Word of the Day : July 24, 2013


verb FAHRD


: to paint (the face) with cosmetics

Did You Know?

Though a relatively uncommon little word, "fard" is used to describe a very familiar activity-the application of cosmetics. When it is encountered these days it is often in participle form, as in our first example above, or simply as an example of an unusual or old-timey word. "Fard" was borrowed from Anglo-French (from the verb "farder") and first appeared in English in the mid-1400s. It is ultimately of Germanic origin and akin to the Old High German word "faro," meaning "colored."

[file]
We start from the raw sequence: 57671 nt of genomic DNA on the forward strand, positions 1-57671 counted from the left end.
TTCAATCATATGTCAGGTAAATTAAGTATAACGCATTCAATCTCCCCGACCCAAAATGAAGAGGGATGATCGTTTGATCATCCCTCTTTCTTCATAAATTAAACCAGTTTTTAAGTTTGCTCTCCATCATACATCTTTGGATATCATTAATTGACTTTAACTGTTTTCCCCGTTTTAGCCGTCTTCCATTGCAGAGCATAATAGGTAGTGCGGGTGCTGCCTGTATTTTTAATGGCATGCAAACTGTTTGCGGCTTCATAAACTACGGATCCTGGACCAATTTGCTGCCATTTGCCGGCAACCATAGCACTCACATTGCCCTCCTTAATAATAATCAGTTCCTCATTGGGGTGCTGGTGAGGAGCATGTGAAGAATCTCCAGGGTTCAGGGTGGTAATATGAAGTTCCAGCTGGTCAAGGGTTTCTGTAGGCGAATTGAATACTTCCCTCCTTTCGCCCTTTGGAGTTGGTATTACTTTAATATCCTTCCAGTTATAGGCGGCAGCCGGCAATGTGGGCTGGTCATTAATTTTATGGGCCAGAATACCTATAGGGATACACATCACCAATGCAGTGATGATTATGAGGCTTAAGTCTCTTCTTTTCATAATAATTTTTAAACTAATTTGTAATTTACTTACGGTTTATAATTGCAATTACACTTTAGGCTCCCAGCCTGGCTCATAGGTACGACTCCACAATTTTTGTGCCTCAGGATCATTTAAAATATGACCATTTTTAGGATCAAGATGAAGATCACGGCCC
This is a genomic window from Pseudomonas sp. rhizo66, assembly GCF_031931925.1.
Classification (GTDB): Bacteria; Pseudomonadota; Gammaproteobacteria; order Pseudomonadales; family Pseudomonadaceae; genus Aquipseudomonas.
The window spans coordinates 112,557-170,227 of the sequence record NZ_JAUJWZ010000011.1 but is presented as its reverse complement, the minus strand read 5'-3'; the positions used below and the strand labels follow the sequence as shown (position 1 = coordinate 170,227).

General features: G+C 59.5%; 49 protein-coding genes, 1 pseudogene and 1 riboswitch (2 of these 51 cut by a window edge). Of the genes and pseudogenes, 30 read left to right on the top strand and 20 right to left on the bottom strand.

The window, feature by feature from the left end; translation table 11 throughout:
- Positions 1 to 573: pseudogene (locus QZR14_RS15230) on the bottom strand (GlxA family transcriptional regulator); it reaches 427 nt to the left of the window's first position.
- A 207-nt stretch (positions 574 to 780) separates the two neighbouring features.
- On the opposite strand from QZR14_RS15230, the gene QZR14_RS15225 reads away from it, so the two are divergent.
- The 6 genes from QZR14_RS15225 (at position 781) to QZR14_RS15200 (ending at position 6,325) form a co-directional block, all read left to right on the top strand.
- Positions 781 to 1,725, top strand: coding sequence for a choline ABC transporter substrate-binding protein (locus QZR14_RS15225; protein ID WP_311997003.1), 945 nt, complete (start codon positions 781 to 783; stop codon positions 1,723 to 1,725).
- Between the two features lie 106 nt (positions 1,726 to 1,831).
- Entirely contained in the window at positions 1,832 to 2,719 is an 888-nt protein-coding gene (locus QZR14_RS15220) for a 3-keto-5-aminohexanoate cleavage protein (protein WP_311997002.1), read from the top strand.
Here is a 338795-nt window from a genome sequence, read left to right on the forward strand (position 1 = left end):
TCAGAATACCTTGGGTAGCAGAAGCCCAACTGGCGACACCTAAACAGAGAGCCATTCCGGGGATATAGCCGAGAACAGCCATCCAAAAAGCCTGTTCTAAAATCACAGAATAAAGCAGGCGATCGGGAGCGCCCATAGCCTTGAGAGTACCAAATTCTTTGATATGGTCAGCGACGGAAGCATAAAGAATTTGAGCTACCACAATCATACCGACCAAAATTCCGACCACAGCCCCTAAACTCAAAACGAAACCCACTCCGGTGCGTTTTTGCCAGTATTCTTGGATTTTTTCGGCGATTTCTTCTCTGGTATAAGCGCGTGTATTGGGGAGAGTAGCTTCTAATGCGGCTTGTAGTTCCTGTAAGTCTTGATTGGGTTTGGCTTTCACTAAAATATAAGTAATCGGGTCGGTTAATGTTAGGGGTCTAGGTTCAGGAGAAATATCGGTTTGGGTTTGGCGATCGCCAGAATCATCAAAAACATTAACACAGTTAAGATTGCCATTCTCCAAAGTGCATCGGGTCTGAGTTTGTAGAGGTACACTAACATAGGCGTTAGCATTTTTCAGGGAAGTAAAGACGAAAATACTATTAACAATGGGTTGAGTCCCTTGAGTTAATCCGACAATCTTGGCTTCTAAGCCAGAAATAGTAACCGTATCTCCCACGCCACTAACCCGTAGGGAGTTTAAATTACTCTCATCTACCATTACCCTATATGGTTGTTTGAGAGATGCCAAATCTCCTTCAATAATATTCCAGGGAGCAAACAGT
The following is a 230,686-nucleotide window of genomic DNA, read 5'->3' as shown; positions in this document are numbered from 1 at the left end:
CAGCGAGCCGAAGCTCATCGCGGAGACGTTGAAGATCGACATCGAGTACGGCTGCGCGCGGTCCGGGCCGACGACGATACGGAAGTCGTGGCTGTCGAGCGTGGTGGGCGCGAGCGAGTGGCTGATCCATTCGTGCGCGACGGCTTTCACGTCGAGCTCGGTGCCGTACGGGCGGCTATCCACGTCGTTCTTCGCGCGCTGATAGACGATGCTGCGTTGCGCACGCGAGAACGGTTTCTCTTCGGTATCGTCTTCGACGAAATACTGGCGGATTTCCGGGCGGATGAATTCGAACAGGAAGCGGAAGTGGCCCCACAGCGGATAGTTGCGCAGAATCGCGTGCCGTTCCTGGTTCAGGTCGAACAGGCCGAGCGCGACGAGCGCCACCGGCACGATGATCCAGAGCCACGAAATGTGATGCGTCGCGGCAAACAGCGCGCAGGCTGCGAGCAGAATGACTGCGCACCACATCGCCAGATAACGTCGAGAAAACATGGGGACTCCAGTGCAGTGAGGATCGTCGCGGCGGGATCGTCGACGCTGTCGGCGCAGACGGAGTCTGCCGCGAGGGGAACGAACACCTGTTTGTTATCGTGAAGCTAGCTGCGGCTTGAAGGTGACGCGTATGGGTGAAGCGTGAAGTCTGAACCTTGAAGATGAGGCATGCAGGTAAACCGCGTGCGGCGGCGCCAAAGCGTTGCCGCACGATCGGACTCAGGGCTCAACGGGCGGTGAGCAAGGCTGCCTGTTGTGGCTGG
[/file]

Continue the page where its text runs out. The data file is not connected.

We were greeted at the door by a young woman with heavily farded cheeks.

"Truda drew her tin from her top pocket. 'Isa, you've been too long in my company. Why should I harbor you? You look as if you're farded up for Hallows Eve!'" - From Anna Lawrence Pietroni's 2010 novel Ruby's Spoon

Test Your Memory

What is the meaning of "perfervid," our Word of the Day from June 27? The answer is …


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